There are over 3,000 species of snakes around the world and they’re everywhere except Iceland, Ireland, Greenland, New Zealand, and of course, Antarctica.
An impressive 600 or so species are venomous, with an even more impressive 200 or so species capable of killing or significantly wounding a human. The metro Phoenix area alone is home to more species of rattlesnake than any other city in the country.
Venomous or not, one thing that makes snakes even more frightening is that almost all species eat their food whole – and yes, for larger species of snakes that means humans too.
With its warm temperatures and diverse landscapes, it’s no surprise that there are a lot of snakes in Arizona and that over 50 species of it call it home. Below would be just some of the most common venomous snakes you’ll encounter in the state.
If encountered, it is important to leave them alone and give them a wide berth. If found on your property, get in touch with a professional who can remove or kill it for you (note that some species are protected).
It’s also important to keep an eye on the snake before a professional arrives – they’re often aware that they’ve been spotted and may hold still and remain silent, only to flee and hide when you’ve walked away (they only rattle when threatened, and not necessarily when you’re just in the vicinity looking at them). While a professional should be able to track them down again after they’ve fled, that isn’t guaranteed.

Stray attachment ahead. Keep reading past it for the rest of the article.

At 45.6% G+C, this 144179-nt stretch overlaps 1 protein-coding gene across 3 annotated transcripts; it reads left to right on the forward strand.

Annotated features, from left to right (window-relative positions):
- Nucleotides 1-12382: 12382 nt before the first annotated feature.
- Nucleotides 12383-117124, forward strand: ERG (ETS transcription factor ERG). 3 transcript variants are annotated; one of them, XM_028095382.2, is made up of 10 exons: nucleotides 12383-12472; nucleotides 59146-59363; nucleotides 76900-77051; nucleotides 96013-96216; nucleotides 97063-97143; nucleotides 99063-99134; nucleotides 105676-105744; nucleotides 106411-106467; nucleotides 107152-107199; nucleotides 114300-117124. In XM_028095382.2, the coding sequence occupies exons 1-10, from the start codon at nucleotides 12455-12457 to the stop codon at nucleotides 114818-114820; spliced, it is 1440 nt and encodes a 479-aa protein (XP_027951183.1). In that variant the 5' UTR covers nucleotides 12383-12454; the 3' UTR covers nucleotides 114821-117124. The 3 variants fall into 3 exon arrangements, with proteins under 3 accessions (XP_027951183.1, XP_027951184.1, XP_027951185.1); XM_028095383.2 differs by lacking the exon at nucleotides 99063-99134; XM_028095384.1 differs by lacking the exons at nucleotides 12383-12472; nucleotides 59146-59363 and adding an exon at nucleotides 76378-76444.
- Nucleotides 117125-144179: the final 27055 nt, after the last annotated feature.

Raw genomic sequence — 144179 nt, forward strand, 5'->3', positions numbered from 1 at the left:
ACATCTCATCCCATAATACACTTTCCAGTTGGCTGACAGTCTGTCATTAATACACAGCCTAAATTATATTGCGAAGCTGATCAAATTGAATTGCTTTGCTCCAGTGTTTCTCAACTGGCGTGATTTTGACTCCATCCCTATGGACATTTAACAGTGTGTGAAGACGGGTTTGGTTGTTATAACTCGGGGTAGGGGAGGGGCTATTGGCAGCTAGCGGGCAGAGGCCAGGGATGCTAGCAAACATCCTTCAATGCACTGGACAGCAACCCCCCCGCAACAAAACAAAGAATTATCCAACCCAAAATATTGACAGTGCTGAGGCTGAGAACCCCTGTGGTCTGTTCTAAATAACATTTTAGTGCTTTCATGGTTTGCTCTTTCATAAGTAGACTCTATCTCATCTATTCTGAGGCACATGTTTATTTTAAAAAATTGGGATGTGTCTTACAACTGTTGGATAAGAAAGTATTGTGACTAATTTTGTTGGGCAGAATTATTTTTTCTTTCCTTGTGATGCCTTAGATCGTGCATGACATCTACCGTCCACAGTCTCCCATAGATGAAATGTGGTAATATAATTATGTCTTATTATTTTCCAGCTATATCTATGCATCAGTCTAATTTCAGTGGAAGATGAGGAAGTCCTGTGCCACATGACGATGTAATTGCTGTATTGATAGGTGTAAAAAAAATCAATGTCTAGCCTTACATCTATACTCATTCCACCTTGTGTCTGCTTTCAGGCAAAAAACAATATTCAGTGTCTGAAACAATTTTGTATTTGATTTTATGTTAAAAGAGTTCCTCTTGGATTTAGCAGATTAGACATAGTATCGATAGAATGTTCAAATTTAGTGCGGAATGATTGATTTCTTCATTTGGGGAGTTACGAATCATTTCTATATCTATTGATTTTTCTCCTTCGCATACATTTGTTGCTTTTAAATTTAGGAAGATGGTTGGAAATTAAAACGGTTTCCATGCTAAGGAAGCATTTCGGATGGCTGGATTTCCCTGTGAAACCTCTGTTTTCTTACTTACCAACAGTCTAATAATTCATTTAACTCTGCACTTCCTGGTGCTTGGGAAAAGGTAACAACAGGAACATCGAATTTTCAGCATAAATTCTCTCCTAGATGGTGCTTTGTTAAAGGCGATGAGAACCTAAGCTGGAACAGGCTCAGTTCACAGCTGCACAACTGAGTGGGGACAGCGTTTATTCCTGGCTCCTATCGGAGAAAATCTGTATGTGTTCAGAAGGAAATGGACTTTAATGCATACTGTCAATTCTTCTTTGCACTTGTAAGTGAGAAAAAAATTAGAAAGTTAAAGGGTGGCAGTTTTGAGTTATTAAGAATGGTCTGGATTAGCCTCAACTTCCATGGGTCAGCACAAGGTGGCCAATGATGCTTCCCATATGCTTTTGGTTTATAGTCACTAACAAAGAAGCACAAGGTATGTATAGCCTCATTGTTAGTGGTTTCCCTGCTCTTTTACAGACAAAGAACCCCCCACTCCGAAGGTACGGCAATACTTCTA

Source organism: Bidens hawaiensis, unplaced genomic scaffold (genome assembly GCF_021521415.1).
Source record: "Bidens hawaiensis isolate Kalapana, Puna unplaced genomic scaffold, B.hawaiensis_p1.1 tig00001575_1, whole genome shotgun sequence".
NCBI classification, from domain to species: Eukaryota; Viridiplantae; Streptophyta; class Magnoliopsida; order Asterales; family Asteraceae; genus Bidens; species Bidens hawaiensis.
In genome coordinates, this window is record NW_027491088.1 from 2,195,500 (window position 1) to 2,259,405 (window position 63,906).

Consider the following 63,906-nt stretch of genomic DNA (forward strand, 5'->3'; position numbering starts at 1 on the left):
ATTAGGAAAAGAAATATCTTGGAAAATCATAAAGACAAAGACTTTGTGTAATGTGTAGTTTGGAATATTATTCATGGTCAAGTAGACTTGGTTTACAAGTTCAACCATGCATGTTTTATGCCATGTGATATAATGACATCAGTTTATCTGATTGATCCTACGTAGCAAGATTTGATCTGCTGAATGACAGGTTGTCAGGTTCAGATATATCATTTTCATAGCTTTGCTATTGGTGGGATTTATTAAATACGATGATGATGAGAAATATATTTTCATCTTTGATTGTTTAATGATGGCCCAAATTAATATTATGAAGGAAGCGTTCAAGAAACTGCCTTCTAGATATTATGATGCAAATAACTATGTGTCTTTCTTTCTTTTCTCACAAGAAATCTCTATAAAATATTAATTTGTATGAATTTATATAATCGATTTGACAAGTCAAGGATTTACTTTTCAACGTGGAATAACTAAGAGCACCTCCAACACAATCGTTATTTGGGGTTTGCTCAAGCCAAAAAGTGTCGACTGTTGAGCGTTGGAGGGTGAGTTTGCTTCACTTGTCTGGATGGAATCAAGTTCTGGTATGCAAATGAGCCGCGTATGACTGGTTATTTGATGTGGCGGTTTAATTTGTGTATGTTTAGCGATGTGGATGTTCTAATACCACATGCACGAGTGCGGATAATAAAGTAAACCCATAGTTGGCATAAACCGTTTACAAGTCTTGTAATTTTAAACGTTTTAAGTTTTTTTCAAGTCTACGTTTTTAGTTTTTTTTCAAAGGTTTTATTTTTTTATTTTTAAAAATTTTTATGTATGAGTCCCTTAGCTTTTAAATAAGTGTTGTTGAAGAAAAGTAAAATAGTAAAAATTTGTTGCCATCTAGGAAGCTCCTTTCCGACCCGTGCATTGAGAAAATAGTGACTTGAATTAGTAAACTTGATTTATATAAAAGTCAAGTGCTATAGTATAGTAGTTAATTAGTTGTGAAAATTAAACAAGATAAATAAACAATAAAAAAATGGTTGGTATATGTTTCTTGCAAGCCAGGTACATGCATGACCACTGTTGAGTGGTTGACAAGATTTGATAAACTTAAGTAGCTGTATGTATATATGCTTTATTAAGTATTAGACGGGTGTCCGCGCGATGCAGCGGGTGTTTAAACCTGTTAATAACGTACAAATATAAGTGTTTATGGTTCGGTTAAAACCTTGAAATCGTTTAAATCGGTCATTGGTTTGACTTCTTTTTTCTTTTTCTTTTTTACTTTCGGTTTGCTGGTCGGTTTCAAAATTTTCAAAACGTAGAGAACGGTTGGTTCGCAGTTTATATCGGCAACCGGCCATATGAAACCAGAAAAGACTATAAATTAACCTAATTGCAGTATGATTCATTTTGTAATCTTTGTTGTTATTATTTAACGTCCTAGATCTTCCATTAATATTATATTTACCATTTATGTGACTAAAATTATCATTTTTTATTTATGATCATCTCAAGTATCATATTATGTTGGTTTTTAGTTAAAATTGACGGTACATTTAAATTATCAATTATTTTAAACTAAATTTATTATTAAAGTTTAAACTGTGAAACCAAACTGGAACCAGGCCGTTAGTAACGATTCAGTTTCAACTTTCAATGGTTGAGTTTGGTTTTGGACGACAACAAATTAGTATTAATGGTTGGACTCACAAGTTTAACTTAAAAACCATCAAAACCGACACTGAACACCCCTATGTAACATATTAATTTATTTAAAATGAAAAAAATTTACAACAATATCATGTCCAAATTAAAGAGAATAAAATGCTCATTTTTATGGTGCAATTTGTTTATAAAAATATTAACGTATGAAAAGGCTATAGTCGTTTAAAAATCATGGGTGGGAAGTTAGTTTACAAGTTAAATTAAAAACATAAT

Arizona Black Rattlesnake
These snakes can grow 15 inches and up to 65 inches in length. Younger snakes are typically a tan or gray color with brown splotches or circles. Mature snakes are often black with thin white, yellow, or orange cross bars on its back.
Their diet includes rodents, birds, amphibians, and other reptiles.
These snakes are quite venomous, and should be left alone.
This large-bodied rattlesnake can grow 28 up to 49 inches in body length. They may be brown with orange, yellow, or green patterned stripes but are distinguishable from other rattlesnakes by the uniformly dark tail just before the rattle.
Their diet consists of small mammals.
Although usually mild-mannered, Blacktailed rattlesnakes are venomous and will defend itself when threatened.
Western Diamondback Rattlesnake
These are one of the most common snakes you may encounter in Arizona, and they can grow 30 up to 84 inches in body length. They are gray or tan in color, with large diamond-shaped brown markings lined with white on their back. They have white and black stripes on their tail that are equal in size.
Their diet includes small mammals, birds, and lizards.
They’re quick to be defensive and are considered generally more aggressive than the other snakes listed here.
Western Coral Snake
These are small, slender snakes, growing only 13 up to 21 inches in body length. They’re brightly-colored with red and black bands separated by narrower yellow or cream bands.
Their diet includes lizards and small snakes.
They are considered to be generally non-aggressive, and while they’re small, their venom is highly toxic.
If you encounter any of these snakes, remember to steer clear of them. And if you find them on your property, contact a professional service to remove them for you.
For more information on snakes and other reptiles – where they live, where they hide, and so much more – check out our Pest Encyclopedia.